Loving and Living with Alzheimer's: Musings and snippets of my life experiences while dealing...coping...loving...helping...family members suffering from Alzheimer's. If you can relate, then I hope you will follow my blog and also would love to hear from you as well. Kristy
Alzheimer's is such a sad disease, sometimes it is good to laugh a little... Last week Mom complained of stomach pain, but she couldn’t tell me
where it hurt.I asked the staff nurse
to check on her.Here’s the conversation:
Nurse: So, Flo, your daughter says you are experiencing stomach
Mom: I am?
Me: Yes, remember? You said your stomach hurts?
Mom: I don't think so.
Nurse: Ok. How have you been doing? Any
Mom: Well, my stomach hurts.
The nurse and I exchange glances.
Nurse presses lightly on her abdomen: Any pain when I do
Doctor presses on various areas of her abdomen, pelvic
area and lower back: Doctor: No pain, when I touch it here?
Doctor: Does it hurt worse after you eat?
Mom: I don't think so.
Doctor: Ok, Flo, let's have you lay back on the
table so you can point out exactly where it hurts. We may need to
order an ultra sound.
The nurse assists mom in removing her blouse.Underneath the blouse, her bra is on
backwards and is clasped across her belly.The nurse unclasps the bra.
Alzheimer's Bingo While visiting Mom today I decided to join the other Alzheimer’s residents for a game of Bingo. It went something like this: Bingo Caller: B9. Gertrude: Did you say D9? Other players start frantically looking for D9 on their cards. Mabel: No, she said B9. Gertrude: (sounding garbled): What??? Mabel: (Shouting) B9! B9! Bingo Caller: Gertie, did you put your hearing aids in your mouth again? Gertrude (still garbled): Huh?? Bingo Caller: Spit them out, please. Mabel: Shit them out? That could take days! Bingo Caller: sigh... Mom: What are we doing? Me: Playing Bingo. Amy, the aide, sticks her hand out and Gertie obediently spits out the hearing aids. Amy dries them with a towel and puts them back in Gertie’s ears. All the ladies look around in confusion wondering what is holding up the game. Bingo Caller: Ok, next number is N43. Mabel points at Margaret's card, rolls her eyes and announces in a superior tone: You
Any Special Requests? Just an FYI: When performing for a roomful of Alzheimer’s patients, it may not be wise to ask for song requests from the audience. Not unless you want to hear the same song over and over! A well-known local band visited Mom's memory care facility as a special treat. As soon as they played one re quested song another member of the audience would ask for the same song again! And each time, all the residents would nod their head approvingly at the suggestion! As though they hadn't just heard the song over and over! I was pleasantly s urprised that Margaritaville and Hotel California were the two requested tunes. But now I cannot get either of them out of my head.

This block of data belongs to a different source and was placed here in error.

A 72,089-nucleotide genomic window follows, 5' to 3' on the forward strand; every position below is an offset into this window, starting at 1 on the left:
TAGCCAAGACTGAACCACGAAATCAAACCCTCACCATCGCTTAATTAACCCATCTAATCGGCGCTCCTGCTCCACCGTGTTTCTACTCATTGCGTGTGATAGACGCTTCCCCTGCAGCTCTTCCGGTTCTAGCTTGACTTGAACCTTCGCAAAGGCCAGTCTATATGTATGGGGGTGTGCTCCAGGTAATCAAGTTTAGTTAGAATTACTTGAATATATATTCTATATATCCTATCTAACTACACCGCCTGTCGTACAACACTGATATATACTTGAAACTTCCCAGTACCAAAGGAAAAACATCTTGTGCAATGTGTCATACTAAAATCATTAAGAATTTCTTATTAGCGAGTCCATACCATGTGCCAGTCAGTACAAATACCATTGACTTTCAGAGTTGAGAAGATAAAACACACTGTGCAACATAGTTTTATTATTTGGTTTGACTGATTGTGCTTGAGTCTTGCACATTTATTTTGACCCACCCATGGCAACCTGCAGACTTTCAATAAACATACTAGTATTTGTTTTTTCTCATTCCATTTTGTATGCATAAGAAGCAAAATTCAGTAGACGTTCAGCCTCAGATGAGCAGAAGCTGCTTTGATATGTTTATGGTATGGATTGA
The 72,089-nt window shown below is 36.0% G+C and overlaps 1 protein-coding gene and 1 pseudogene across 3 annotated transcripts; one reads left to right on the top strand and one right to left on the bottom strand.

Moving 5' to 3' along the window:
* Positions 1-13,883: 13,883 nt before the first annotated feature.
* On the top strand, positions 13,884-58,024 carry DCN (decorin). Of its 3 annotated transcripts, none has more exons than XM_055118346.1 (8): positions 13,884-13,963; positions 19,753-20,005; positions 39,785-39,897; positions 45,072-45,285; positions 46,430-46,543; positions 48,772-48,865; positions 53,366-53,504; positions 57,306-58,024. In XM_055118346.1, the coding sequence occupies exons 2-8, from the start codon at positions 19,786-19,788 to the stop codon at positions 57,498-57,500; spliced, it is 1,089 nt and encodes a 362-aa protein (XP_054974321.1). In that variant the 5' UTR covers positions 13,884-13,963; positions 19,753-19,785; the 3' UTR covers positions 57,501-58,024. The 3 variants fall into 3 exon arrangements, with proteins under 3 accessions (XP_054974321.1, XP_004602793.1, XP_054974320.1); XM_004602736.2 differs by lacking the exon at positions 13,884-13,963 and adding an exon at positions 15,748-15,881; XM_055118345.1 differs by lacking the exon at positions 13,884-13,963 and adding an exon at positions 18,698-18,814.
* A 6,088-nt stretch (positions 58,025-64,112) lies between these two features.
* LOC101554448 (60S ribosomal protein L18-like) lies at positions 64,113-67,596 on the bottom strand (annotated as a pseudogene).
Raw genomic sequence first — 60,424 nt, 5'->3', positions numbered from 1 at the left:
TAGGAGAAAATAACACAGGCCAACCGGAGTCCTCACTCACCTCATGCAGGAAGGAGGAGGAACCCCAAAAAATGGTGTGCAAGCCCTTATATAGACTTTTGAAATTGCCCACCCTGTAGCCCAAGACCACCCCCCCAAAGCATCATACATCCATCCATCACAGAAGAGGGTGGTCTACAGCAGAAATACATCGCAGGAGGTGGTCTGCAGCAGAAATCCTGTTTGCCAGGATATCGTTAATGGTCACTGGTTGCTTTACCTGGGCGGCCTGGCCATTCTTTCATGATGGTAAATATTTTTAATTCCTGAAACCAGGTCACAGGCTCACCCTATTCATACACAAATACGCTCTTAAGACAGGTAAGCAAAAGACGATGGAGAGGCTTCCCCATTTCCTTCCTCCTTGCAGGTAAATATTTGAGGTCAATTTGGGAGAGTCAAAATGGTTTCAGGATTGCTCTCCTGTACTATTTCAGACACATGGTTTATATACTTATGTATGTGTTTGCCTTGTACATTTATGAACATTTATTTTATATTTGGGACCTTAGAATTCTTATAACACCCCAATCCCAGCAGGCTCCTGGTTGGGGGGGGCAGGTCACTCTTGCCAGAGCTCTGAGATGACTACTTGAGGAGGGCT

Turning Sorrow into Joy Around the same time that my mother was diagnosed with Alzheimer’s, my toddler grandson moved in with us for awhile. I rejoiced as Tyler learned to speak and increased his vocabulary. But I was saddened when my mother struggled to remember words and names. As Tyler advanced from baby mobiles to building blocks, my mother could no longer figure out how to dial a telephone. Tyler loved to pretend that he was driving our car. Mom was turning over the keys to us, knowing she would never drive again. My husband and I would shop for educational but fun items that would challenge Tyler and stimulate his brain as he grew. At the same time we would shop for Mom, trying to find items that would simplify her life, such as remotes and telephones with the fewest number of buttons possible. Having Tyler with us at this difficult time was a Godsend. It helped me come to terms with the fact that although I was facing a progres